Area Council July monthly meeting recap | Greater Maple Valley Unincorporated Area Council

The Greater Maple Valley Unincorporated Area Council held its monthly meeting on July 7. The main topics this month were public safety, King County Community Service Areas, and King County roads issues and solutions.

Major Thompson of Precinct 3 spoke at the meeting on impacts of budget cuts on local police coverage, including reduced staffing levels. There are now only two deputies south of Kent-Kangley Road and only two deputies between Maple Valley Highway and Kent-Kangley. This is an approximately 33 percent reduction from five ears ago at the onset of the recession. King County has limited budget authority for police services as provided to it by state law, as compared to incorporated cities. This causes the Sheriff's Office to work with a perpetual shortfall, thus causing a prioritization of services which can be rendered to the public.

Community Service Areas

Alan Painter, manager of the King County Community Service Area program, discussed the program, which has been in existence since 2012. CSAs offer expanded ways for King County to engage with residents who live outside city boundaries. There are 7 CSAs and the area council is part of the Greater Maple Valley/Cedar River Area CSA.

The program awards grants to local organizations, including the area council. It also publishes a monthly unincorporated area newsletter which can be accessed at In addition the program facilitates speakers from various King County offices for area council meetings, giving members of the public opportunities to talk directly with King County officials.

Transportation solutions

A task force of the area council's Transportation Committee and member of the Four Creeks Unincorporated Area Council has researched key issues, developed target goals, and proposed potential solutions to four major concerns with the continued maintenance and safety of King County's road network, as well as those policies and laws that tend to hinder government officials.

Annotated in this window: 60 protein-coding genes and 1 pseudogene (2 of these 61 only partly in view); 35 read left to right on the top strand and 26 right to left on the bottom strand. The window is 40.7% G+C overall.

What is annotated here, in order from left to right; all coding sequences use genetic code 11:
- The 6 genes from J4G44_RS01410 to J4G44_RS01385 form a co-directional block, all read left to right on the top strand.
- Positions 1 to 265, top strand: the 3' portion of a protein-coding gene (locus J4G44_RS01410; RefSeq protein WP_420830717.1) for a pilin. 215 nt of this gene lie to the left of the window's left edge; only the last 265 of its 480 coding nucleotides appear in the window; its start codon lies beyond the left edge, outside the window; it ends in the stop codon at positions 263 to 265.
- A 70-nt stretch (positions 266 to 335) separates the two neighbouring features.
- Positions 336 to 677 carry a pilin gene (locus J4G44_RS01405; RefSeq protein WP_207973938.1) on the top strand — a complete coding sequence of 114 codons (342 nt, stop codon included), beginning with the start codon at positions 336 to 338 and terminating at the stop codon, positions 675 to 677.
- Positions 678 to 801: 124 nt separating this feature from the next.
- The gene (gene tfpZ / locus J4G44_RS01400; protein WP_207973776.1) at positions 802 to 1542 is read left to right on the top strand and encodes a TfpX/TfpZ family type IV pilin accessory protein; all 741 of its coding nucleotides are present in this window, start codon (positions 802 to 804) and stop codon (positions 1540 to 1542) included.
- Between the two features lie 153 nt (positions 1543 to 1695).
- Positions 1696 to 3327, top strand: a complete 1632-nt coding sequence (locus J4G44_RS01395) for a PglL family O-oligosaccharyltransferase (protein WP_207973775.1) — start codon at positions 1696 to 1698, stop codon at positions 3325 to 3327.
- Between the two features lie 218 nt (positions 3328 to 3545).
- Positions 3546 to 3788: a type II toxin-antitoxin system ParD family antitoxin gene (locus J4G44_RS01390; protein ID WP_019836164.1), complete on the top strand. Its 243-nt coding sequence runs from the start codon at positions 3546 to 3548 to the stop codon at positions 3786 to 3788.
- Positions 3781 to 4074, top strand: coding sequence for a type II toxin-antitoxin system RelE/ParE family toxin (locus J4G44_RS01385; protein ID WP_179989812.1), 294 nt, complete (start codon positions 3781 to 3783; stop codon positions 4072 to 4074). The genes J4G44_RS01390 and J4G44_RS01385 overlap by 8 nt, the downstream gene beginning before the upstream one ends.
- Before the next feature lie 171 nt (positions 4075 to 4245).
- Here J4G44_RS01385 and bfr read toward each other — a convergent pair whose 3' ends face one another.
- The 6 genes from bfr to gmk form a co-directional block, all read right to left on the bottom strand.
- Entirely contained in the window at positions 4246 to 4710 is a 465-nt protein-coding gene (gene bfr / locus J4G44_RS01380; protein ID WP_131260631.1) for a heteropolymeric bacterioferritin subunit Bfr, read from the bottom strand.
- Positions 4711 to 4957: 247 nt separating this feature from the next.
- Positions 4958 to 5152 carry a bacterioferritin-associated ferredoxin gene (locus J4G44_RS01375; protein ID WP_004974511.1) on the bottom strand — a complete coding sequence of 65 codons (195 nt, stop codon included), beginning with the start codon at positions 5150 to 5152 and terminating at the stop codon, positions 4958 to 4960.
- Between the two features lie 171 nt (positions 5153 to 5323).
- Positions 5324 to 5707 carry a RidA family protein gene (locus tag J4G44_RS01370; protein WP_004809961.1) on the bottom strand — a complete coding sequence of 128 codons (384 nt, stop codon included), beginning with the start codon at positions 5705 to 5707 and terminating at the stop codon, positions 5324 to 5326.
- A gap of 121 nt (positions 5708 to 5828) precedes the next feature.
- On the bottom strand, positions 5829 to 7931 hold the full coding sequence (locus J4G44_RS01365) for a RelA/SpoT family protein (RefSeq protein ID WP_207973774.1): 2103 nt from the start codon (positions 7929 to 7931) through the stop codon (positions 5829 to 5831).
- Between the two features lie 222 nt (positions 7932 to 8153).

The four areas of concern, each of which address aspects which affect planning and funding of transportation infrastructure are: annexation debt transfer, concurrency adequacy, usage/funding imbalance, can forecasting rigor.

The county currently faces a broken transportation funding model that directly impacts economic growth, public safety, and the region's infrastructure. The area council believes to sustainable address these issues requires changes to state law.

King County is unique in that is possesses many unincorporated and rural roads critical to the local economy of many cities due to commute and business traffic. Unfortunately, that very infrastructure is at risk. For example, the 2014 King County road budget is 40 percent less than it was in 2008. This has caused King County to defer many maintenance projects out into the future, which adversely affects public safety on already overcrowded roads, as well as our local and regional economy.

The area council voted to approve the task force's plan and to invite state legislators who represent King County rural area citizens and who also serve on either House or Senate transportation committees to a meeting to discuss the four areas of concern and potential solutions. That meeting, tentatively planned for mid September, will be open tot he public. When finalized, a formal announcement will be posted on the area council's website and in the local newspapers.

Next area council meeting

The area council's next monthly meeting will be held from 7-9 pm. on Monday, Aug. 4 at the fire station at the southeast corner of 231st St. and state Route 169. Meetings are held the first non-holiday Monday of each month.

For more information on the area council visit

Note: There are currently two positions open on the 16-member area council. IF you live in the Tahoma School District outside the city of Maple Valley you are eligible to apply. Those interested can send a brief letter of interest to GMVUAC, P.O. Box 101, Maple Valley, WA 98038 or email


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